Bah, I say. Humbug!
You suggest that we should concentrate on fundamental skills. For students at my school, this often means writing assignments by hand, for an audience of one, in a single-day turnaround time. It means learning to use a highlighter pen, and write in penmanship. It means filling out worksheets.
Let’s see… how many k-12 teachers know how to start a business? How many teachers know how to run a stock market portfolio? How many teachers know how to paint? To write a novel? To fix a motorcycle? To assemble a catapult? To build a stone wall? To dance a waltz? To compose a sonnet? To speak two foreign languages? To play in a band? To march in a parade? To participate in a town meeting? To build a house?
Are these fundamental skills? Yes. Are they taught in classrooms? No.
Will’s questions make me think regularly about what I *DO* teach, because clearly I am not teaching anything like ‘fundamental skills’. I have no idea what the skills I’m supposed to teach are ‘for’, except more school.
Mark M says
I think our educational system needs a complete overhaul. Why do so many kids hate school, become chronically truant, or drop-out? Because school is not relevant to what they see as their “real” lives! When students are not in school, they are surrounded by technology that keeps them connected to each other (cell phones, internet, chat rooms, email). As soon as they step into the classroom, we expect them to sit quietly and listen to some old person talk about stuff that means nothing to them (algebra? literature? history?). Sure kids need to learn these things, but why can’t they learn them by using technology and collaborating with each other to figure out real life issues?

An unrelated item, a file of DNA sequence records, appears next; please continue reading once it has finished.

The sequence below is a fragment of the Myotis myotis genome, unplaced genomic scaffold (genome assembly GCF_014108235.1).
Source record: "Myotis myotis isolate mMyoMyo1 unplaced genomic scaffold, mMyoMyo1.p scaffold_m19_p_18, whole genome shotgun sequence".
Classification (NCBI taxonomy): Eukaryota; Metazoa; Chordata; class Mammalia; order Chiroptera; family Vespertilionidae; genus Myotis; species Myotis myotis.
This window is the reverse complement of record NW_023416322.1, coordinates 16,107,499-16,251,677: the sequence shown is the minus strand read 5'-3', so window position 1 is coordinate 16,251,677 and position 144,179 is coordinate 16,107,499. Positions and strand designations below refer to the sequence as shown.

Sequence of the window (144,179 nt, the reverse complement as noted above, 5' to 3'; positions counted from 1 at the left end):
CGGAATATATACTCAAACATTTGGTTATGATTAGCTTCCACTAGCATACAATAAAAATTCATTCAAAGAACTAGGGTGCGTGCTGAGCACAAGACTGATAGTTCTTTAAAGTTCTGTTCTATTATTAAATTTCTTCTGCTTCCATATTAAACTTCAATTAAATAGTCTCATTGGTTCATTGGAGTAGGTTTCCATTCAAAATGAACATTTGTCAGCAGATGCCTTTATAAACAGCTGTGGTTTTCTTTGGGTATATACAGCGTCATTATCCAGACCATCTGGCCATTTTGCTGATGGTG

I graduated from high school in 2002, and not once did I consider that I would have the same job for 40 years, slowly working my way up the job ladder. I want to have one job for awhile, make some money, move across the country, travel, maybe get another job in a totally different field, etc. My students (who will graduate in 2015) will likely be even more to the extreme, as is suggested by the article that states “fully 40% of the US workforce is predicted to be independent contractors by 2019.”
Our current sit-and-get educational system is not going to cut it for our students, now or in the future.
Your comments are very timely. I have a 8 and 4 year old and have personally made the change into an freelance/consulting environment.
Even at this young age I find myself engaging my children in the tasks, tools and decisions I make with my business – I would love for them to take on a similar role when they enter the work force being able to work in an environment where they can follow their passion. I just need to make sure that they have the experiences required to understand what their passion might be and to experience the highs and lows of this type of employment and communicating/collaborating with others.
At least I am having the conversation with my children about finance, customers, clients, suppliers and communication; even at this early stage of life these things are becoming blurred.
I to am concerned for our children. The world is harsh, to say the least. I believe that I am instilling the skills to for them able to survive in the technology savvy world. They learn great collaboration skills in the schools already so the rest, I feel, will catch up. Who would have thought a year ago that people in there 70’s or older would be on facebook. We adapt and so will they. They just need love and support!